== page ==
Meeting Dave has been wonderful. He’s a rare human who not only gets it, he does it! He understands deeply the lay of the land and the movements of moisture and nutrient through the soil. He knows how to treat soil gently and thoughtfully over time in order to increase its health and productivity rather than just going for the short-term fixes…and he has a Yeoman’s plough!
Yeoman’s ploughs are rare as hens teeth and, as opposed to most ploughs and rippers which turn the soil over exposing and killing the fragile soil microbes whilst also creating compaction layers beneath the tines, Yeoman’s ploughs loosen and fluff up the soil at a much greater depth without turning it over whilst also breaking through the compaction layers that have been created within the soil in the past. They get oxygen into the soil and create a spaces within the soil that can absorb moisture much better.
In a few hours Dave managed to rip our whole new patch with the plough and form up all our new beds! Wow! Walking over the soil after he had ploughed I could really feel the difference. The soil under foot felt like a soft, fluffy, sponge…it was just like walking on clouds! The beds are long and gorgeous and run mostly on contour to slow the movement of water through the patch and hopefully increase the ability of the soil to absorb that water as it moves through the landscape.
At the end of those few hours we all stood looking at a transformed space the same size as our existing patch, bare and ready for planning and planting. Its so exciting, and also quite overwhelming. Phew. Onwards.
Multigrafts, double-grafts, ‘family’ trees, fruit salad trees, cocktail trees – there’s lots of different names for them, but they’re essentially all the same thing. Fruit trees with different varieties or cultivars grafted onto the same rootstock.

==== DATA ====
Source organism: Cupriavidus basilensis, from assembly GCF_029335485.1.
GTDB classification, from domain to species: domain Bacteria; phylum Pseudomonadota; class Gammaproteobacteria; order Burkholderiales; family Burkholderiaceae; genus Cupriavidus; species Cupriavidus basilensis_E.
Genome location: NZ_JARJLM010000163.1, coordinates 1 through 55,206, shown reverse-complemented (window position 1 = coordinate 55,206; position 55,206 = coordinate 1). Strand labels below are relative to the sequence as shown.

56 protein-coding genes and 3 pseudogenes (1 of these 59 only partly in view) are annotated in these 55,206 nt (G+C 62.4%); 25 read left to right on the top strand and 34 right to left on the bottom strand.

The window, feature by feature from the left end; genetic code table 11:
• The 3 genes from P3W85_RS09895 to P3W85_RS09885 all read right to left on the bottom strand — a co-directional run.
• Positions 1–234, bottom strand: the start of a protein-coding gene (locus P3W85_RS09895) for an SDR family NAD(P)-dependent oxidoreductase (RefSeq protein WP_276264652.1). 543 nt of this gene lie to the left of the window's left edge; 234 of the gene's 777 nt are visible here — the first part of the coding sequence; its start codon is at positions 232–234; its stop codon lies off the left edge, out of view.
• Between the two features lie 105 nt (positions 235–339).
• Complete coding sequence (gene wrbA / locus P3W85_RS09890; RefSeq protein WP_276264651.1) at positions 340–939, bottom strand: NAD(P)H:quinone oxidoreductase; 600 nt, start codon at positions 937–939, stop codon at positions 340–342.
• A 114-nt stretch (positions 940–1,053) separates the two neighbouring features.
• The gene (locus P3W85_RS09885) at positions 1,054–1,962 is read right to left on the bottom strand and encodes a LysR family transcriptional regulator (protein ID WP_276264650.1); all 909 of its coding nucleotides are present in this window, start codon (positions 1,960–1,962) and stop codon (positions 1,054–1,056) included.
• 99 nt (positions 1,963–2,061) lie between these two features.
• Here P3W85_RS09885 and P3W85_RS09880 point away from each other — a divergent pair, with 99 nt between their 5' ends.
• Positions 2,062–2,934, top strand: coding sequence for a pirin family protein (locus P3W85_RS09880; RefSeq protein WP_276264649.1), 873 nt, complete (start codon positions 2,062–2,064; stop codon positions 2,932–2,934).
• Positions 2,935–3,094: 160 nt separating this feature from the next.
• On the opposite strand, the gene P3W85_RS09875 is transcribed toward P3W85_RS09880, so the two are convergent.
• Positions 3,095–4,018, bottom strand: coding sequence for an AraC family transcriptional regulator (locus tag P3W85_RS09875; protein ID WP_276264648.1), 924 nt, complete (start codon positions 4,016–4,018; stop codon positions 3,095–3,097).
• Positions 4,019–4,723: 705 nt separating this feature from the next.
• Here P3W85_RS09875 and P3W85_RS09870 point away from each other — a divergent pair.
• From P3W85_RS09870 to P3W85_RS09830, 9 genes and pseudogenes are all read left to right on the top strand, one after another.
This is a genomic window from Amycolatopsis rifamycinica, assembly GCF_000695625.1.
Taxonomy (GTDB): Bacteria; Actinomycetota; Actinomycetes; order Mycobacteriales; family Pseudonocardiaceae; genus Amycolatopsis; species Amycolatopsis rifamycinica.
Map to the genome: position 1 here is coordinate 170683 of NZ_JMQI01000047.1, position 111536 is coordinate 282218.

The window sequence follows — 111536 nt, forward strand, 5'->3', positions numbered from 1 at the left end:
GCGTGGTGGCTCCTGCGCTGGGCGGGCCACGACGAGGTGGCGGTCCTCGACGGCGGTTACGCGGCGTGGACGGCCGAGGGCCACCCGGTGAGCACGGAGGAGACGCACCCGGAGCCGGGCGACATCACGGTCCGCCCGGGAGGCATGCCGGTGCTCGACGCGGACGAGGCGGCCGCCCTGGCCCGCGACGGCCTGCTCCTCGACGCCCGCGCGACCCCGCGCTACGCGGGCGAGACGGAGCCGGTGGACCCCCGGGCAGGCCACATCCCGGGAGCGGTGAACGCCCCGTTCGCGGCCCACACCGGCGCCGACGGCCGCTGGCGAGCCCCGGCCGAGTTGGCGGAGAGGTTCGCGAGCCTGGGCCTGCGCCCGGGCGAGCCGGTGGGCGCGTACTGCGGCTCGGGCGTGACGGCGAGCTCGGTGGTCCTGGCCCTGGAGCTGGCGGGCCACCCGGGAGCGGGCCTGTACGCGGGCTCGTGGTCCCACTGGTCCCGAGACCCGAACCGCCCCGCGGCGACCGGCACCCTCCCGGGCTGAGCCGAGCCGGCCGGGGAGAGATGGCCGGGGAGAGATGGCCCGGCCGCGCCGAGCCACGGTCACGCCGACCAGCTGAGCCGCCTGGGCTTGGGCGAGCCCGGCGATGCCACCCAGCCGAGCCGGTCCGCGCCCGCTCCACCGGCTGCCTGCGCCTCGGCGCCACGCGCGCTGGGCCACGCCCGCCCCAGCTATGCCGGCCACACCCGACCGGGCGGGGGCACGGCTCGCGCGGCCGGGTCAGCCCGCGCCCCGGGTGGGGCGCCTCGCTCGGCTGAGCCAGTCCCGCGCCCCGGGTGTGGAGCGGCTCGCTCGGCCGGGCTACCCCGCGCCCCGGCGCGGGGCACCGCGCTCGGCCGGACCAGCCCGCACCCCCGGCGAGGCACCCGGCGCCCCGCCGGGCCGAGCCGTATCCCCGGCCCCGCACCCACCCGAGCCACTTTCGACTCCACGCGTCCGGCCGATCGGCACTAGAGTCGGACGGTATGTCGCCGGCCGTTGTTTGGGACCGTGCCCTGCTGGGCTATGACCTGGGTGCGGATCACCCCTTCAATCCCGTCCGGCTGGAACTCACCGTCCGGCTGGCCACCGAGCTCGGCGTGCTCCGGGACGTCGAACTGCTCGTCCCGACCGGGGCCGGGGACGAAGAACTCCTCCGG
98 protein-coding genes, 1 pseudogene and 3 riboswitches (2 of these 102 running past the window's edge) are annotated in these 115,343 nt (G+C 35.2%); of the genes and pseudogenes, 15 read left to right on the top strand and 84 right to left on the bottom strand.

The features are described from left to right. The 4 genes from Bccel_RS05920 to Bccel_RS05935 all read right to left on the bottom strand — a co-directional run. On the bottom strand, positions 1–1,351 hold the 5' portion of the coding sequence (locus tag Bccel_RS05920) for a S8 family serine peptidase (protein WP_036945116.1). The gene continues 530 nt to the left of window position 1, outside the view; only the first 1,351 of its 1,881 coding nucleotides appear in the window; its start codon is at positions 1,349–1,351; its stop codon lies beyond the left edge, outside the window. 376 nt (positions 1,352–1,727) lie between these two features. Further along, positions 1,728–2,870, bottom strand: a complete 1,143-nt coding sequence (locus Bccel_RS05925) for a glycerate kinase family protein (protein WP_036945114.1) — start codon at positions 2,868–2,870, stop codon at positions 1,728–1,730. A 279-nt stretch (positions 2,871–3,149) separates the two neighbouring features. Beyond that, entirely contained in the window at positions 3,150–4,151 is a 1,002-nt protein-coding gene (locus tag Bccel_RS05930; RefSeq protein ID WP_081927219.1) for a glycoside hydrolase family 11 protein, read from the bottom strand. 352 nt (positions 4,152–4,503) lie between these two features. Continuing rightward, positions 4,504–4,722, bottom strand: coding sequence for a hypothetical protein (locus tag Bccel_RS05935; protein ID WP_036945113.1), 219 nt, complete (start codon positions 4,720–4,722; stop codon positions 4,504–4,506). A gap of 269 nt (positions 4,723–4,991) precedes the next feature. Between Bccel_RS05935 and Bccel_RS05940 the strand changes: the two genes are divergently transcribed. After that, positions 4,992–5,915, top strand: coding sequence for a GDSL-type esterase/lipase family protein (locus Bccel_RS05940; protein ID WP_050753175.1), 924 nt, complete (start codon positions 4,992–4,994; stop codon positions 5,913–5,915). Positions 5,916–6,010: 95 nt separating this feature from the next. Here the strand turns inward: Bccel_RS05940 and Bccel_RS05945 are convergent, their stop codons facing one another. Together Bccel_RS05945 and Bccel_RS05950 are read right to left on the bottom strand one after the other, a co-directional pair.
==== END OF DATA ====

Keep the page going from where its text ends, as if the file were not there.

If the different grafts are all the same variety (e.g., all apples), they will normally be sold as multigrafts, whereas a ‘fruit salad tree’ describes a tree that has different types of fruit from the same family, e.g., apricots and plums.
Generally speaking, fruits from the same family can be grafted onto the same rootstock, e.g., plums and apricots are compatible, peaches and nectarines, and pears and quinces.
However, due to the magic of grafting, other combinations may also be compatible, e.g., some varieties of peaches and nectarines are compatible with plum rootstocks, allowing for glorious combinations of 4 fruit types on the same tree.
While it’s safer to stick to known compatibilities, it’s always worth experimenting with odd and unusual combinations, because apart from your time, there’s absolutely minimal cost involved.
One of the best ways to think about a multigraft is as a work of art that you are constantly reviewing and improving. A famous examples of this is the ‘Tree of 40 Fruits’ Series by New York artist Sam Aken.
Many of the problems that can happen with multigrafts (see the list below) are avoidable or fixable by paying careful attention to graft placement and detailed pruning, and then by reviewing and responding to how the tree has actually grown and performed each season.
If you think of your tree as a living work of art (rather than the ‘plant and forget’ model that most gardeners use), and have high expectations of what you want to achieve with the tree, it’s possible to make them incredibly productive.
If you’re prepared to put the work into them, there are lots of benefits of having these trees in your garden, one of the most important being that they allow you to increase your food security in a small space.
How does that work? The more biodiversity that you can stack into your garden, the more you’ll be protecting your food supply from the many disasters and natural events that can ruin a crop. If you’re growing 10 varieties of apple, rather than just one, then if a hail storm comes along or you get a particular disease outbreak, chances are that some varieties will fare better than others, which reduces your chances of total wipeout.